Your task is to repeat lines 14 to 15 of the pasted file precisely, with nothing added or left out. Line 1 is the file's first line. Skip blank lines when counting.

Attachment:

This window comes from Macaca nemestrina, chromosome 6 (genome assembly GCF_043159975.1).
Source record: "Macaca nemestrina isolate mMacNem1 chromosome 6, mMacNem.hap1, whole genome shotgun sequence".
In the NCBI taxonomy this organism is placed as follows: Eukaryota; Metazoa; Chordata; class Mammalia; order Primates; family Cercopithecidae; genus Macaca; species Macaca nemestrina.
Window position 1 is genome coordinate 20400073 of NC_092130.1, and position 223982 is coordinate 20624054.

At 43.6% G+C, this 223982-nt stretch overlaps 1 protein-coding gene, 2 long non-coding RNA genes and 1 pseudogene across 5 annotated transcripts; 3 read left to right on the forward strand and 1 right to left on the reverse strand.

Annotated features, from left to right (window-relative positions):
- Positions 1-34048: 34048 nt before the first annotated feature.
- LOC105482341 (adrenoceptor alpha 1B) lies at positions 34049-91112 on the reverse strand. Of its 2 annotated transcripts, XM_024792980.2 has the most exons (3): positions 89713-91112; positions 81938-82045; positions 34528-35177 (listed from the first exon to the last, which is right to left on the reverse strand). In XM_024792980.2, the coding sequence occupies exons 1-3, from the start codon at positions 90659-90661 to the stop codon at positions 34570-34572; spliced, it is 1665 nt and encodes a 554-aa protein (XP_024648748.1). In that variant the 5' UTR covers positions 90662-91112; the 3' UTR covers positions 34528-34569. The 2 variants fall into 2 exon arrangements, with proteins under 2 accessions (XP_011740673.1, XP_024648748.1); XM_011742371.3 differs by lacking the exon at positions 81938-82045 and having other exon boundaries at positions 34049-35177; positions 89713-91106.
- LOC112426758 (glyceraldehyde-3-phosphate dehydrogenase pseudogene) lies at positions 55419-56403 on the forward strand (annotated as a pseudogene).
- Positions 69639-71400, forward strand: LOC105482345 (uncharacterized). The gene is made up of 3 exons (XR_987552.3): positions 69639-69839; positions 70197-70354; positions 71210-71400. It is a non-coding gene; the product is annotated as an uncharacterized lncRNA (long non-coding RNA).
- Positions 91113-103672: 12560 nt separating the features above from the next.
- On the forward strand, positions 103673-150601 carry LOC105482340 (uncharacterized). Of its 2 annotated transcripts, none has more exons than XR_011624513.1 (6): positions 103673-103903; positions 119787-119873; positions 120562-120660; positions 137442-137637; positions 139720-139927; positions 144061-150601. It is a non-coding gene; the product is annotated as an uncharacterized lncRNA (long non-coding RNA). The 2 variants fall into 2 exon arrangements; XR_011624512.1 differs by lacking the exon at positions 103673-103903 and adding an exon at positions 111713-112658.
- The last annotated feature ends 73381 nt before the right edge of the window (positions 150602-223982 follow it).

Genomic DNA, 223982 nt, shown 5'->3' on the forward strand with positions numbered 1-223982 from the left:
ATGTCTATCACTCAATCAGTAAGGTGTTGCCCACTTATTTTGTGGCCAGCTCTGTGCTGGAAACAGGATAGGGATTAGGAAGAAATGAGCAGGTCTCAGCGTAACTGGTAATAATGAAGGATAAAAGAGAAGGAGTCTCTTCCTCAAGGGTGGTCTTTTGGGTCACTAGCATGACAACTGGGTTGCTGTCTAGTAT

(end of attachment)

Genomic DNA, 223982 nt, shown 5'->3' on the forward strand with positions numbered 1-223982 from the left:
ATGTCTATCACTCAATCAGTAAGGTGTTGCCCACTTATTTTGTGGCCAGCTCTGTGCTGGAAACAGGATAGGGATTAGGAAGAAATGAGCAGGTCTCAGCGTAACTGGTAATAATGAAGGATAAAAGAGAAGGAGTCTCTTCCTCAAGGGTGGTCTTTTGGGTCACTAGCATGACAACTGGGTTGCTGTCTAGTAT